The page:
When she sang “Cause you’re hot then you’re cold” it seems pop singer Katy Perry had it right. Men and women are hot and cold about each other. And not only is it natural, it’s part of evolution’s plan to keep us apart when we need to be and ensure the survival of the species.
Israeli researchers think they may finally be able to answer a question that has puzzled humanity for thousands of years: why do women feel the cold more than men?
The answer to that question, which has caused a myriad of arguments over air conditioner and heating controllers across the globe, has been debated by scientists for decades but now we may be closing in on a solution: evolution.
Scientists from Tel Aviv University investigating the behaviour of birds and bats in Israel reviewed research material that stretches back more than four decades and what they noticed was that birds and bats also exhibited differences in behaviour connected to temperature, just as men and women do.
What they have come up with is a theory that goes a long way to explaining the hot-cold relationship men and women have with temperature. And, it seems, it’s all about survival of the species.
“We suggest that the different temperature preferences reflect differences in the nervous system and that just as males and females feel pain differently, they experience hot and cold differently,” says the study’s lead author Dr Eran Levin of Tel Aviv University’s School of Zoology.
“As a result, they often stay apart from each other, seeking different temperatures. It’s most common among birds and bats. For example, you tend to find male bats go the higher altitudes at the top of a mountain while the females are in the valleys where the temperature is higher.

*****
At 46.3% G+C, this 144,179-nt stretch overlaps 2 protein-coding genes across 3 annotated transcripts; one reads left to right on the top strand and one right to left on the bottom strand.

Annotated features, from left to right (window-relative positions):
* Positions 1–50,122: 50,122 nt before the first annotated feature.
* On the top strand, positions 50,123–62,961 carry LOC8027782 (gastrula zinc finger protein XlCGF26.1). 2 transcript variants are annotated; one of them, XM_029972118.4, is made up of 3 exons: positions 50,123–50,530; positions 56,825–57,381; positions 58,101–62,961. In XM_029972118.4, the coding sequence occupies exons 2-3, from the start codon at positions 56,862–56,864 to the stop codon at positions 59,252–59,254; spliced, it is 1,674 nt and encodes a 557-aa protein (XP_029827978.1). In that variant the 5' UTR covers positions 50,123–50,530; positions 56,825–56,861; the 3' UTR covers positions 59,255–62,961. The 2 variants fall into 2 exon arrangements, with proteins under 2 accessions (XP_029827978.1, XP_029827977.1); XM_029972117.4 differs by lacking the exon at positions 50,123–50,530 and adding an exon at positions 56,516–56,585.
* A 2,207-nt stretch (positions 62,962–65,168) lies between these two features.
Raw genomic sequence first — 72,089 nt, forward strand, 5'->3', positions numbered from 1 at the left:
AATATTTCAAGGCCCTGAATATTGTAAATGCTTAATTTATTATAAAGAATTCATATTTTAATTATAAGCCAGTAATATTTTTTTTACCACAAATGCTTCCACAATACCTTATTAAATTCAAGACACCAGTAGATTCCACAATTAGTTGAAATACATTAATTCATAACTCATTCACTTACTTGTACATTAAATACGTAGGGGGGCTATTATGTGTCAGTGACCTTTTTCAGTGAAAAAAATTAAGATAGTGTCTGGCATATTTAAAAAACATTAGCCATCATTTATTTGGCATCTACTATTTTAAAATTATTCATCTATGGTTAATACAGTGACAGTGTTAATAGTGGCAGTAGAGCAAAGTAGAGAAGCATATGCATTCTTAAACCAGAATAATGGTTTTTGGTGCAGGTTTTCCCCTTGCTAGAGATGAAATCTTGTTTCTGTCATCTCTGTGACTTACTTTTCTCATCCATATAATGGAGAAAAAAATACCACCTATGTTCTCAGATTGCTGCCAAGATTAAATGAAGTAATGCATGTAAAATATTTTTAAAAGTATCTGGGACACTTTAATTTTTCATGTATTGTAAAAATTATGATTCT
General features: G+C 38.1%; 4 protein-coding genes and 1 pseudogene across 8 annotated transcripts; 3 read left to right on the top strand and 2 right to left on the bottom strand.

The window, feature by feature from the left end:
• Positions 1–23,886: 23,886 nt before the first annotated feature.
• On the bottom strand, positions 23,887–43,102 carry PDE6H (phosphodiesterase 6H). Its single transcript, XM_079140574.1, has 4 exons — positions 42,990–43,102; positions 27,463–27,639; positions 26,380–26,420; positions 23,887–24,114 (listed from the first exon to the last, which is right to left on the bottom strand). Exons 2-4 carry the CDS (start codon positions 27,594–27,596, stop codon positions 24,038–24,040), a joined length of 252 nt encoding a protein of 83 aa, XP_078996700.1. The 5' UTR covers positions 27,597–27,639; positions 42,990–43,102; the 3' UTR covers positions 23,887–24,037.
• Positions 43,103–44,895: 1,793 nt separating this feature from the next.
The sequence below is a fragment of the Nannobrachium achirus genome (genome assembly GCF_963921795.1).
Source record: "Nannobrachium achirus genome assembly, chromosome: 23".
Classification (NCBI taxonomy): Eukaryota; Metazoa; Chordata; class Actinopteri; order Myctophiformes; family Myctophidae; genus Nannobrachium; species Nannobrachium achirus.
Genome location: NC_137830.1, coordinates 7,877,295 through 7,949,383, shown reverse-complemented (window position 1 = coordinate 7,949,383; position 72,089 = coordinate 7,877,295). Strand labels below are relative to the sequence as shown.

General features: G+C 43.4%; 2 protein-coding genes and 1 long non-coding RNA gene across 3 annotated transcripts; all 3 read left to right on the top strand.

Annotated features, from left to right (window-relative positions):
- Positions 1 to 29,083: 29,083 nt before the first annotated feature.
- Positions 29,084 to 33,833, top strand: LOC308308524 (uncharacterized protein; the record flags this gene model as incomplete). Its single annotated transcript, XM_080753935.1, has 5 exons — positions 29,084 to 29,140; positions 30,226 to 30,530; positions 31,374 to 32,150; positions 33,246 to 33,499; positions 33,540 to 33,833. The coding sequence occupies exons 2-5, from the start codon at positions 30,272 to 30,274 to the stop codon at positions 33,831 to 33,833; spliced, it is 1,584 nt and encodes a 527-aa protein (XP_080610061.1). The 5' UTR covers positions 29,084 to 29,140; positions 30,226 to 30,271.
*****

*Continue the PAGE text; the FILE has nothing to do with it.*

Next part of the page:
“Lots has been written about males and females in various species living separately, but the explanations varied from species to species. We have observed a clear pattern among birds and bats, explaining this by temperatures, and among mice, males live in colder places than females. Our theory suggests that these and other species perceive temperature differently guided by natural selection.”
Levin, who collaborated with researchers at the University of Haifa and Sourasky Tel Aviv Medical Center, says that this evolutionary pattern has proven to be very beneficial over millennia.
“This is because, with birds and bats, it causes genders to be separated outside breeding season, which reduces competition between males over females,” he says. “It reduces aggression caused by competition for females between males and reduces aggression toward females and their children.”
However, there is another big advantage in females feeling the cold more, he says. It’s usually females who care for offspring because in many cases the young need temperatures to be regulated for them. When females are more sensitive to cold, they are prompted more to warm the young.
Levin’s colleague Dr Tali Magory Cohen said that the evolutionary push was the same in humans — to give men and women space from one another.
“The bottom line is, going back to the human realm, we can say that this difference in thermal sensation did not come about so that we could argue with our partners over the air conditioning, but rather the opposite,” she says.
“It is meant to make the couple take some distance from each other so that each individual can enjoy some peace and quiet.
“The phenomenon can also be linked to sociological phenomena observed in many animals and even in humans, in a mixed environment of females and males: females tend to have much more physical contact between themselves, whereas males maintain more distance and shy away from contact with each other.”